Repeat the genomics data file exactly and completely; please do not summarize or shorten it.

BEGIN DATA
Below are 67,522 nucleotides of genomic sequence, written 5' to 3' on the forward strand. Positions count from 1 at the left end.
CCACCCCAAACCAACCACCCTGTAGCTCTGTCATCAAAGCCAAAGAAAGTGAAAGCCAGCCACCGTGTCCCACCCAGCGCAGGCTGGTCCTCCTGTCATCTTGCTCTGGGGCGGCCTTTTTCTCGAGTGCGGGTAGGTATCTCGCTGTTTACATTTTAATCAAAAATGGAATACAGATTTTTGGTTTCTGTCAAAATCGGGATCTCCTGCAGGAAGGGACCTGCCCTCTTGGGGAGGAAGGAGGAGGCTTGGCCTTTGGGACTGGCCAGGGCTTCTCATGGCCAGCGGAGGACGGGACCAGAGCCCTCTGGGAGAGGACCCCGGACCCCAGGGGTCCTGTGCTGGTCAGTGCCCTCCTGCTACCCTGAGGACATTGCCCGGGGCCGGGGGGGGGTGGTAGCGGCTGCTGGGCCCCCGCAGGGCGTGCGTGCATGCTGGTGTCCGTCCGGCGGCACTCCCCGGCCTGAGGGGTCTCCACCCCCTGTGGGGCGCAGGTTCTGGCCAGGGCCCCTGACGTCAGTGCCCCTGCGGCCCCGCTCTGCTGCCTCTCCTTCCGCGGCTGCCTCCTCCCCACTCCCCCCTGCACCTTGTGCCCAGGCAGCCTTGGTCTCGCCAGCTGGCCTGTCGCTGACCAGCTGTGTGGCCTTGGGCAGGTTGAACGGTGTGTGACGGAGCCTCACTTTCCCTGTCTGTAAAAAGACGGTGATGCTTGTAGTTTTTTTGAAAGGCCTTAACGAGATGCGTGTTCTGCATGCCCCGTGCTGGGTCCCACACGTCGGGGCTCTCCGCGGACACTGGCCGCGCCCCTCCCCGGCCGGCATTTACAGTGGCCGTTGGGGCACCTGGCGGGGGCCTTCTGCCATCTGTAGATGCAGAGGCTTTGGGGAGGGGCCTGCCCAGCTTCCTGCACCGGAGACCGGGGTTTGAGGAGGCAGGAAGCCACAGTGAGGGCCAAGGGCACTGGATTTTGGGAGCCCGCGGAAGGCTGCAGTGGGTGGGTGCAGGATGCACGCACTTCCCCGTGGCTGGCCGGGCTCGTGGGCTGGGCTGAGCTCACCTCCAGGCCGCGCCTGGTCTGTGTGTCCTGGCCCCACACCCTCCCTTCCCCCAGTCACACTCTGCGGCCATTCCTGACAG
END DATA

Below are 67,522 nucleotides of genomic sequence, written 5' to 3' on the forward strand. Positions count from 1 at the left end.
CCACCCCAAACCAACCACCCTGTAGCTCTGTCATCAAAGCCAAAGAAAGTGAAAGCCAGCCACCGTGTCCCACCCAGCGCAGGCTGGTCCTCCTGTCATCTTGCTCTGGGGCGGCCTTTTTCTCGAGTGCGGGTAGGTATCTCGCTGTTTACATTTTAATCAAAAATGGAATACAGATTTTTGGTTTCTGTCAAAATCGGGATCTCCTGCAGGAAGGGACCTGCCCTCTTGGGGAGGAAGGAGGAGGCTTGGCCTTTGGGACTGGCCAGGGCTTCTCATGGCCAGCGGAGGACGGGACCAGAGCCCTCTGGGAGAGGACCCCGGACCCCAGGGGTCCTGTGCTGGTCAGTGCCCTCCTGCTACCCTGAGGACATTGCCCGGGGCCGGGGGGGGGTGGTAGCGGCTGCTGGGCCCCCGCAGGGCGTGCGTGCATGCTGGTGTCCGTCCGGCGGCACTCCCCGGCCTGAGGGGTCTCCACCCCCTGTGGGGCGCAGGTTCTGGCCAGGGCCCCTGACGTCAGTGCCCCTGCGGCCCCGCTCTGCTGCCTCTCCTTCCGCGGCTGCCTCCTCCCCACTCCCCCCTGCACCTTGTGCCCAGGCAGCCTTGGTCTCGCCAGCTGGCCTGTCGCTGACCAGCTGTGTGGCCTTGGGCAGGTTGAACGGTGTGTGACGGAGCCTCACTTTCCCTGTCTGTAAAAAGACGGTGATGCTTGTAGTTTTTTTGAAAGGCCTTAACGAGATGCGTGTTCTGCATGCCCCGTGCTGGGTCCCACACGTCGGGGCTCTCCGCGGACACTGGCCGCGCCCCTCCCCGGCCGGCATTTACAGTGGCCGTTGGGGCACCTGGCGGGGGCCTTCTGCCATCTGTAGATGCAGAGGCTTTGGGGAGGGGCCTGCCCAGCTTCCTGCACCGGAGACCGGGGTTTGAGGAGGCAGGAAGCCACAGTGAGGGCCAAGGGCACTGGATTTTGGGAGCCCGCGGAAGGCTGCAGTGGGTGGGTGCAGGATGCACGCACTTCCCCGTGGCTGGCCGGGCTCGTGGGCTGGGCTGAGCTCACCTCCAGGCCGCGCCTGGTCTGTGTGTCCTGGCCCCACACCCTCCCTTCCCCCAGTCACACTCTGCGGCCATTCCTGACAG